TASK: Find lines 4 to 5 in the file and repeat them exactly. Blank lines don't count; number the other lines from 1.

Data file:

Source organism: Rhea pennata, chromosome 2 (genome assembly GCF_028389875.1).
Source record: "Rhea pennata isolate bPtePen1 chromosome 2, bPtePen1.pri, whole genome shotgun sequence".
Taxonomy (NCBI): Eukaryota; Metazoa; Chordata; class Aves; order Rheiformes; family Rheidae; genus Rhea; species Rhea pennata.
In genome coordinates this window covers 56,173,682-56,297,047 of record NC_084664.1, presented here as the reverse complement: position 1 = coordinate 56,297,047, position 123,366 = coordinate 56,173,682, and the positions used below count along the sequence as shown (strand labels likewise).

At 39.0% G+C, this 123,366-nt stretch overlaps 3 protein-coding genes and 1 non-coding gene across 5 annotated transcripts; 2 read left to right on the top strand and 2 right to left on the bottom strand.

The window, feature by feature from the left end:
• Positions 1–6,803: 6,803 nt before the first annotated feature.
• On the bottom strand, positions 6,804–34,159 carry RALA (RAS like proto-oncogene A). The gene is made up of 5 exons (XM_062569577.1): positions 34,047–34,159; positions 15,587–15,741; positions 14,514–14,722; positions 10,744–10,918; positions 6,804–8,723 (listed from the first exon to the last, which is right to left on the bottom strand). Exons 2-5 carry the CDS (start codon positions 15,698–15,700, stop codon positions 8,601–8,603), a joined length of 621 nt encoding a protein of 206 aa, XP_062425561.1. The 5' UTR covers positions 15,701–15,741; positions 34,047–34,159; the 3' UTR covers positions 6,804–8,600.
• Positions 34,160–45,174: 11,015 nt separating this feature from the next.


In genome coordinates this window covers 56,173,682-56,297,047 of record NC_084664.1, presented here as the reverse complement: position 1 = coordinate 56,297,047, position 123,366 = coordinate 56,173,682, and the positions used below count along the sequence as shown (strand labels likewise).

At 39.0% G+C, this 123,366-nt stretch overlaps 3 protein-coding genes and 1 non-coding gene across 5 annotated transcripts; 2 read left to right on the top strand and 2 right to left on the bottom strand.